How To Get Into Perfumery From Home
Perfumery is known to be quite a closed world and it can be difficult to know how to start learning as a hobby or profession. We detailed some fantastic ways to learn perfumery in our previous blog post, but what if you want to learn an in-depth study of perfumery from home? Here are our six steps on how to get started learning perfumery from home, all of which are covered as full modules in our Online Video Courses!
1. Learn how to Describe Ingredients
The first essential step for any budding perfumer is learning how to describe what you are smelling! Smell is a sense that we use constantly, sometimes without even realising it, so why is it that when we try to describe what we are smelling, we seem to not be able to come up with the correct words? We can so easily describe what we see, touch, taste and feel, but when describing scent we often rely on a simple “I like it” or, “I don’t like it”.
Understanding to describe perfumery ingredients is the key to know how to use them. Let’s take rose for example. We can describe rose simply as a floral note, but when we open our minds and noses, rose can also be described as green, spicy, fruity, powdery, deep, fresh or honeyed. When we understand these different facets, we can then begin to use ingredients more creatively in a formula!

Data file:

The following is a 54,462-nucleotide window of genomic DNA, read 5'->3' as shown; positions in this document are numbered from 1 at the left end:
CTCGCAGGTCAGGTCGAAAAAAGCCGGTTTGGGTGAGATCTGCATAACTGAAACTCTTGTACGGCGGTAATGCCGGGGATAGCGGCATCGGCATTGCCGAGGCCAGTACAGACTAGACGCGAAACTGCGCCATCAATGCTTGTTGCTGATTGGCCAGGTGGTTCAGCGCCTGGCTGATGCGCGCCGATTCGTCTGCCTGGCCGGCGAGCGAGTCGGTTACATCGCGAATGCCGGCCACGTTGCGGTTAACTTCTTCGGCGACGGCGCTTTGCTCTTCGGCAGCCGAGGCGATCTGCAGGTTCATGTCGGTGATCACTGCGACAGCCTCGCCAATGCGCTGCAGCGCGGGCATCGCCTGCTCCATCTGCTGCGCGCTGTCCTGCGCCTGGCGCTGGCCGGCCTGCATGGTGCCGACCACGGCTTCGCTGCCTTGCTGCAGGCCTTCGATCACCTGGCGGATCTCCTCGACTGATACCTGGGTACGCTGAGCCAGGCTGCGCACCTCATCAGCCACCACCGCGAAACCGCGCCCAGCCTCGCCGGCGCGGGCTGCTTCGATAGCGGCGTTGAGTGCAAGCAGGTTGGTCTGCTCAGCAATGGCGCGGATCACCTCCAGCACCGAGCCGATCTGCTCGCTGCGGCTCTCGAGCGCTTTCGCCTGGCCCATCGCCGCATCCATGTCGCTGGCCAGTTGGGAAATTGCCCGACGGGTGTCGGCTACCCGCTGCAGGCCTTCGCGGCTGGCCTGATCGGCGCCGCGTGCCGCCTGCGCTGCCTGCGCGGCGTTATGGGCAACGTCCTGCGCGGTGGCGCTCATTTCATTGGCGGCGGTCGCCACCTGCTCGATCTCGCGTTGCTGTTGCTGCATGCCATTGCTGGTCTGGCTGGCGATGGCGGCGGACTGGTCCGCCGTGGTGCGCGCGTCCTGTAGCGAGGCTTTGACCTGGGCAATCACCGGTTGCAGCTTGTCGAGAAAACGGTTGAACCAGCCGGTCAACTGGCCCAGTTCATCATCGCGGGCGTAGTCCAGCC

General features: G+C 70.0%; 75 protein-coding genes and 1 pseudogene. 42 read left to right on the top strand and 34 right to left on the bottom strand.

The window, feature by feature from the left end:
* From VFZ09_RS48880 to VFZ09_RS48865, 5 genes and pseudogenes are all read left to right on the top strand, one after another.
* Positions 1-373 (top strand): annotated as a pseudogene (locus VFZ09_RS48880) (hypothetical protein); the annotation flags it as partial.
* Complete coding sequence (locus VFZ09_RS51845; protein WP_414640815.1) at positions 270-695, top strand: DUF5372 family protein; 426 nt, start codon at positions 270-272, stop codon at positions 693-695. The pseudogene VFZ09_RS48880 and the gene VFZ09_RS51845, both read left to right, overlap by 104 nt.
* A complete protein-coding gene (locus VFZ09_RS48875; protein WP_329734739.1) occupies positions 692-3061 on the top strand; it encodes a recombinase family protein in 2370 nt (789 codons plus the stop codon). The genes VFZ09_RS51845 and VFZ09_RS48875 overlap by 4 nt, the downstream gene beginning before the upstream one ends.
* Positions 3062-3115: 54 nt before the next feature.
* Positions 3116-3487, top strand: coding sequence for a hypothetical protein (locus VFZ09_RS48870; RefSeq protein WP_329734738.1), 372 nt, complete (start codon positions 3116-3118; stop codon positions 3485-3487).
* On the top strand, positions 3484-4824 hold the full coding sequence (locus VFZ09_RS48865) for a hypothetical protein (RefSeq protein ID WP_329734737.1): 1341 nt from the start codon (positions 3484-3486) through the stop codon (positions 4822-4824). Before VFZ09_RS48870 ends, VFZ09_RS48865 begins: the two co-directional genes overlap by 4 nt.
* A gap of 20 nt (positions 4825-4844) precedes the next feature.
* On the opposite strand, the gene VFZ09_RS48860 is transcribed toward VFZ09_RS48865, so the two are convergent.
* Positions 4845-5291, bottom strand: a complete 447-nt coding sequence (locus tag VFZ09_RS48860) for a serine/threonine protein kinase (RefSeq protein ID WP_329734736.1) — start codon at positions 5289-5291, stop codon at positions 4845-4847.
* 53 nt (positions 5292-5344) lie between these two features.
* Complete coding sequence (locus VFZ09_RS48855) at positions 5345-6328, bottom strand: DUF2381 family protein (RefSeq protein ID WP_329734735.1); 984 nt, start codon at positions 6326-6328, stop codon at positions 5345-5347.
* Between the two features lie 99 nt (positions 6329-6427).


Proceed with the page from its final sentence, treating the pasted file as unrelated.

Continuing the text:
Start by getting some perfumery materials from a reputable supplier, or from us in our Ingredient Box Sets and Online Video Courses and smell them often, writing down anything that comes to mind! Each time you smell an ingredient you will uncover new and exciting facets that you may not have smelled before! Remember, the best way to smell ingredients is diluted in alcohol and on a scent strip, not from the bottle or in pure form!
If you need some help to get started? Join us on a few olfactive explorations in our online courses and smell the ingredients with us!
2. Learn to Categorise Ingredients
Once we know how to describe what we are smelling, we then must able to group similar ingredients together. We do this by olfactive characteristics, volatility (top, mid and base notes) and type (natural, molecule and accords). With thousands of ingredients available to the perfumer, it is essential to be able to classify and categorise them in a way that’s helpful to the formulation process and most importantly, easy to remember!
The simplest way to categorise ingredients is by fragrance family. Families are groupings of ingredients that share a commonality in their smell and instantly allow us to have a general idea of what we are smelling. Fragrance families include the floral, woody, spicy, fruity, and musky, among many others. Categorising ingredients in a specific family is not a hard and fast rule, and there are many ingredients that have facets that belong to multiple families, so every perfumer may group ingredients slightly different and in a way that best suits them!
3. Set up your workspace
The next essential step on your journey into perfumery is setting up a workspace and understanding the basic practical works done by perfumers! To get started in perfumery you luckily do not need a lot of expensive equipment right away. Besides your ingredients, a simple scale and some lab materials like pipettes, scent strips, beakers, and some empty bottles will do just fine in the beginning! If you choose to study in our Fundamentals of Perfume Creation Course, we will ship you all of the ingredients and lab materials you need to set up your own perfumery laboratory at home!